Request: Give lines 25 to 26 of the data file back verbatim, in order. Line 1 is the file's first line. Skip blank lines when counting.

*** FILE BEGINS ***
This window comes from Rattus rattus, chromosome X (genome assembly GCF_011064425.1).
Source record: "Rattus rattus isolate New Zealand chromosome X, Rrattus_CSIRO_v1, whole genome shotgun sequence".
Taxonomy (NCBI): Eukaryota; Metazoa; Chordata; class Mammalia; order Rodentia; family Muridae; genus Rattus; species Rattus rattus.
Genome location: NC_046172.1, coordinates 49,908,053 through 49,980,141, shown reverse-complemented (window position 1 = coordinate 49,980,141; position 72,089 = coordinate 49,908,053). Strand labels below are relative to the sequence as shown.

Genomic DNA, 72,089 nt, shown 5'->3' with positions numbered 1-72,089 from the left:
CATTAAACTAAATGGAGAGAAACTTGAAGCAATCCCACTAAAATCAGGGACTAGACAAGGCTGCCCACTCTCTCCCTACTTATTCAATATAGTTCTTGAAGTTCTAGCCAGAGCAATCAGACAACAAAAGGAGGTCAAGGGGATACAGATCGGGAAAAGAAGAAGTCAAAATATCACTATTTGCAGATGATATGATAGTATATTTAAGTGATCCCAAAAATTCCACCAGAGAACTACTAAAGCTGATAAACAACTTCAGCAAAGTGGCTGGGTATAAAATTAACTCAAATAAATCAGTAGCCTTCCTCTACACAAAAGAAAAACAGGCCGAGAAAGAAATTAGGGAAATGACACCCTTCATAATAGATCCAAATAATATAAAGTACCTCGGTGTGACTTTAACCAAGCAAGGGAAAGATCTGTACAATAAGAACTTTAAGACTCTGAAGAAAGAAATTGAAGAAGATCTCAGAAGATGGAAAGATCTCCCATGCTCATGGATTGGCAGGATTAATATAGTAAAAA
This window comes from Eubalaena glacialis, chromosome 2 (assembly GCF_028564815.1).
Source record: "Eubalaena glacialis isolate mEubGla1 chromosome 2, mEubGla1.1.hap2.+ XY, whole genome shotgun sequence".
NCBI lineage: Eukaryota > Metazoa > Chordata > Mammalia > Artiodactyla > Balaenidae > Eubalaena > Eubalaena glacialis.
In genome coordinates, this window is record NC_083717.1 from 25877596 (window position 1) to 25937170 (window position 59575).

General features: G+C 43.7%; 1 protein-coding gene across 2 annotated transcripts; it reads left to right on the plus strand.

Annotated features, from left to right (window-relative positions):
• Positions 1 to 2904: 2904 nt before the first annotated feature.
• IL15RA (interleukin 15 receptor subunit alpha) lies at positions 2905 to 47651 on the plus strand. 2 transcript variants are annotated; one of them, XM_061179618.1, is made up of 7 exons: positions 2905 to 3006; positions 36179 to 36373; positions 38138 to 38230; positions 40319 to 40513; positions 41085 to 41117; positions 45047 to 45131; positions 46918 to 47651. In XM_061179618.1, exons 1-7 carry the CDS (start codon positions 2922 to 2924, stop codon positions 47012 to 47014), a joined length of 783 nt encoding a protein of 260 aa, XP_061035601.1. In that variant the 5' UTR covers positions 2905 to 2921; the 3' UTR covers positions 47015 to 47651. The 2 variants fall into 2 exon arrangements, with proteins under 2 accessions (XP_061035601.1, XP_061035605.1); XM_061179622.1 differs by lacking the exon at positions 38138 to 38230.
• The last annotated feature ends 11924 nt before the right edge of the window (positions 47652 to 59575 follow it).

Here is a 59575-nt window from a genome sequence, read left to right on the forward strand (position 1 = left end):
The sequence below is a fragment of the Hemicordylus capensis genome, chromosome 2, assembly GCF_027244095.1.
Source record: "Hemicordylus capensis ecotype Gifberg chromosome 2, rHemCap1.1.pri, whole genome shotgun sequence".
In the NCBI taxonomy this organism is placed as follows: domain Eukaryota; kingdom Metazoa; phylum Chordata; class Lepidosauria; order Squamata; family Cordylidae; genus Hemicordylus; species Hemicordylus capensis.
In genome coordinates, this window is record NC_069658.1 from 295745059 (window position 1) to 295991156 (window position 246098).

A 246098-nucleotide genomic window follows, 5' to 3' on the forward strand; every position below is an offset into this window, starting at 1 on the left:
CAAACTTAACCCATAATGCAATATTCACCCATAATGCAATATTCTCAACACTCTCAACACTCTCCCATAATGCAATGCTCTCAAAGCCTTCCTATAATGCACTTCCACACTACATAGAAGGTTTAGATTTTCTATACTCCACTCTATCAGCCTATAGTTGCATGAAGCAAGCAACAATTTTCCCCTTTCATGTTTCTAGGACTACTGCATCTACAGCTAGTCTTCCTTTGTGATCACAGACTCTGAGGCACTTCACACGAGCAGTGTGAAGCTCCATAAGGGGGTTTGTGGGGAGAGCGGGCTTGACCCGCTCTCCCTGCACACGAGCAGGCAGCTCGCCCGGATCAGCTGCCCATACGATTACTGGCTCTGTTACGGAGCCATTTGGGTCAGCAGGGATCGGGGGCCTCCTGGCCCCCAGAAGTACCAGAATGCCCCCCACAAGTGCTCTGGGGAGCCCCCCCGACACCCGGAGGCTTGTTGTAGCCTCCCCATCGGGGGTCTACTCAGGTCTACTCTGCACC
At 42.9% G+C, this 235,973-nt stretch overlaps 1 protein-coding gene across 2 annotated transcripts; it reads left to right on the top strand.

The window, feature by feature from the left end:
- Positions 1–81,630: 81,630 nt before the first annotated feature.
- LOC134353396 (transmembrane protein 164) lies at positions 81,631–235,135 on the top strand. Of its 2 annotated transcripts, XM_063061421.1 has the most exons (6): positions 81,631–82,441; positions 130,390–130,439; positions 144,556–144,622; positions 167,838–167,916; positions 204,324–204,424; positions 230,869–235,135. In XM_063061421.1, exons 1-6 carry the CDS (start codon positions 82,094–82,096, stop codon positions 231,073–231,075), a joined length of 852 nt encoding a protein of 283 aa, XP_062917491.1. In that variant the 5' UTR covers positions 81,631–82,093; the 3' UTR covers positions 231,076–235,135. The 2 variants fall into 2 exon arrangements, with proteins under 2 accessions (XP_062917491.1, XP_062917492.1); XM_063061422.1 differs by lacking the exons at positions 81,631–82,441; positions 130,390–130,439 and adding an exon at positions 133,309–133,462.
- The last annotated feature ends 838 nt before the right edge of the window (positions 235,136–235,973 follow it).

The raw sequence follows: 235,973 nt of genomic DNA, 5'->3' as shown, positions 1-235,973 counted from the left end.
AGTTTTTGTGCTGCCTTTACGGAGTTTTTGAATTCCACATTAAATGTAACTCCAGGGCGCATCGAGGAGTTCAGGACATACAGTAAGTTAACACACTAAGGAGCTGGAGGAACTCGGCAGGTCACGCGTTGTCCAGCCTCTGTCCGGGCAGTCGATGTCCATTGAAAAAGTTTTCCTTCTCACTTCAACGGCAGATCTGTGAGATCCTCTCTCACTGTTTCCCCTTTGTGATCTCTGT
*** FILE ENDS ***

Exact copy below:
- Positions 1–81,630: 81,630 nt before the first annotated feature.
- LOC134353396 (transmembrane protein 164) lies at positions 81,631–235,135 on the top strand. Of its 2 annotated transcripts, XM_063061421.1 has the most exons (6): positions 81,631–82,441; positions 130,390–130,439; positions 144,556–144,622; positions 167,838–167,916; positions 204,324–204,424; positions 230,869–235,135. In XM_063061421.1, exons 1-6 carry the CDS (start codon positions 82,094–82,096, stop codon positions 231,073–231,075), a joined length of 852 nt encoding a protein of 283 aa, XP_062917491.1. In that variant the 5' UTR covers positions 81,631–82,093; the 3' UTR covers positions 231,076–235,135. The 2 variants fall into 2 exon arrangements, with proteins under 2 accessions (XP_062917491.1, XP_062917492.1); XM_063061422.1 differs by lacking the exons at positions 81,631–82,441; positions 130,390–130,439 and adding an exon at positions 133,309–133,462.